An experienced plumber knows that a rigid ½ inch copper pipe fitting cannot be fitted to a flexible ½ inch copper pipe fitting. The same principle applies to other types of materials – a 1 inch ABS pipe cannot be fitted to a 1 inch PVC pipe. In cases like these, a plumber should buy an adapter to connect the two pipes.
Step 1 – Use a Pipe Cutter
When you are installing Copper pipe fittings, you need a metal pipe cutter to cut the correct length of pipes. The cutter is easy to use, simply insert the ABS pipe inside the cutter and turn down the knob. Hold the knob firmly and turn it down gradually until the pipe is cut 360 degrees across the diameter.
Step 2 – Choose a Connection Method
After cutting the pipe, you must then connect the two pipes together. There are two methods of connecting the pipes. You can solder the two pipes at the joint or you can use compression fittings. The advantage of soldered fittings is that they are less costly than the compression fittings.However, the drawback is that it takes a lot of time and effort to join soldered fittings and seal the leaks.
Step 3 – Installing Soldered Fittings
Before you connect the fittings, you must clean the ends of the pipes. After that, apply flux on the pipes and the fittings. Place the two pieces in position with their ends joined and apply heat to the joint. You will need a propane torch to apply the heat. When the joint reaches a specific temperature or simply warm enough, you must apply the solder. The joint will suck in the solder as soon as you apply it and in the process the two pieces will be sealed together. This step is very critical and needs utmost attention and skill. You must make sure that the joint is completely sealed to avoid any leaks. If the joint is not properly sealed, you will have a leak and when there is a leak you will need to start all over again. No repair can be done at this stage because it is practically impossible. What you should do is to replace the fitting and use a new one. Professional plumbers often use a torch that is more powerful than a normal bottle propane torch. If you use a more powerful torch, you should be careful when you are working in small spaces. Have a fire extinguisher ready in case of possible fire outbreak.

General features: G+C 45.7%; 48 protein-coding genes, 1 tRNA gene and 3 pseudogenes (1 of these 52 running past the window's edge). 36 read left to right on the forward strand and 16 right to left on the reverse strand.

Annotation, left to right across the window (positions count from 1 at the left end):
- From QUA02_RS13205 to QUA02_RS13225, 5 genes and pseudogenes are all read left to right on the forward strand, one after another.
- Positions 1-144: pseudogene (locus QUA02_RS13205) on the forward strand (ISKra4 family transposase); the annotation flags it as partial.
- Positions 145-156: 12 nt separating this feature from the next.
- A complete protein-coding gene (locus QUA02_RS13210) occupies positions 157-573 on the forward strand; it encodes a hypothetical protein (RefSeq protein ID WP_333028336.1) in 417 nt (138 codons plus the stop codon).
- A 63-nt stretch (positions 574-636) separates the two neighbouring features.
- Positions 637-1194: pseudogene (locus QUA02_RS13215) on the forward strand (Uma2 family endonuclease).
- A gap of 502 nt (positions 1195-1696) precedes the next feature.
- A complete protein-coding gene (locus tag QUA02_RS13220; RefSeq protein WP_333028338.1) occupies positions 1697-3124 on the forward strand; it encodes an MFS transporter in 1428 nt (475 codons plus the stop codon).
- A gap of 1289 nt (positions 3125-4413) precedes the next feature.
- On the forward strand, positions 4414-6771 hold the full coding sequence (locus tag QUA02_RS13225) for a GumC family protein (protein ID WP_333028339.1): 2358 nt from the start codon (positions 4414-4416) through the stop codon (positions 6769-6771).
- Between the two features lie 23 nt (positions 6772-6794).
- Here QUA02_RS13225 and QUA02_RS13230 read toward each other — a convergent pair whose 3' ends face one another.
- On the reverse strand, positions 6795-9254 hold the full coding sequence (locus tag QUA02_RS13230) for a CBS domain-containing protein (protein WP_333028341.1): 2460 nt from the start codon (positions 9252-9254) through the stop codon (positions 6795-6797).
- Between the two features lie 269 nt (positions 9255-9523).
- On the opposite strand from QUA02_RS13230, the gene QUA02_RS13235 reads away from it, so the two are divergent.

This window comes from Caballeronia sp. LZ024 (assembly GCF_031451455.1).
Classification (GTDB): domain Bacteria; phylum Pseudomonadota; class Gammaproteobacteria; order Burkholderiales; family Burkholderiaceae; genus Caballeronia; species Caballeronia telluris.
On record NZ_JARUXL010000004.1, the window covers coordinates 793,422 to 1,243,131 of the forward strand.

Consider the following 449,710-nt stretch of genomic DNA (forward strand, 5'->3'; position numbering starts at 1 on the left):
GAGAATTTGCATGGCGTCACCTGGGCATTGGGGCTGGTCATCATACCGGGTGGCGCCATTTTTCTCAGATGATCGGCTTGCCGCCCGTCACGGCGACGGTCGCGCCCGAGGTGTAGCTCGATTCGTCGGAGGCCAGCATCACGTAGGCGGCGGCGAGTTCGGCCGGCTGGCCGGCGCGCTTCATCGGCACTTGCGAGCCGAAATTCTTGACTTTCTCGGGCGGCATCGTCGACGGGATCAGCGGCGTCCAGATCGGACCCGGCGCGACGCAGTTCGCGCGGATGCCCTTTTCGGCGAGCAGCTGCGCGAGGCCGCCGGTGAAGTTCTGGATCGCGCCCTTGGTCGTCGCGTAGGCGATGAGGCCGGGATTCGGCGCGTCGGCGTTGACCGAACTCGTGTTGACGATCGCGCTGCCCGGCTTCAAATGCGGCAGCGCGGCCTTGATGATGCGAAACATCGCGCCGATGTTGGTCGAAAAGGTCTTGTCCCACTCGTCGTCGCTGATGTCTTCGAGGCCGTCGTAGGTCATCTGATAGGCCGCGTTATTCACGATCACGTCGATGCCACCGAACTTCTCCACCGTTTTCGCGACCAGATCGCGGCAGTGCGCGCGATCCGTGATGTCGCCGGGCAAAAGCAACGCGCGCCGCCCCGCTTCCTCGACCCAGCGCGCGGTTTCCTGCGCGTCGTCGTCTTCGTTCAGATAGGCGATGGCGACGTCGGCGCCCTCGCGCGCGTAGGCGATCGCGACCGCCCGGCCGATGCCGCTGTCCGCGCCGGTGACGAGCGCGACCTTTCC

Step 4 – Installing Compression Fittings
A compression fitting is installed in a different way. You do not need a torch as soldering is not required. A compression fitting is normally fitted at the joints between the water shut-off valves and the pipe under the sink or to a toilet water closet (w/c).This type of fitting can be used in many places besides the sink and w/c.
To make a compression fitting, use a pipe cutter to cut the required length. Fix the compression ring and nut at the end of the pipe. Slide the pipe into the compression socket. Use a wrench to hold the Copper fitting and another to tighten the nut. As you tighten the nut, the compression ring will cover the pipe and thus creating an air-tight seal that stops water from seeping through the joint. As with soldered joints, the ends of the pipes should be cleaned as dust and dirt can cause leaks.
Picture Credit >> Popular Mechanics >> http://www.popularmechanics.com/home/skills/4213319
Video 1 : Plumbing – Soldering Copper Pipes
Video 2 – How to Sweat Copper Pipe Fittings
Video 3 – Easy Copper Soldering- Copper Water Lines
Video 4 – Dumb Plumbing Tips From Lady Plumber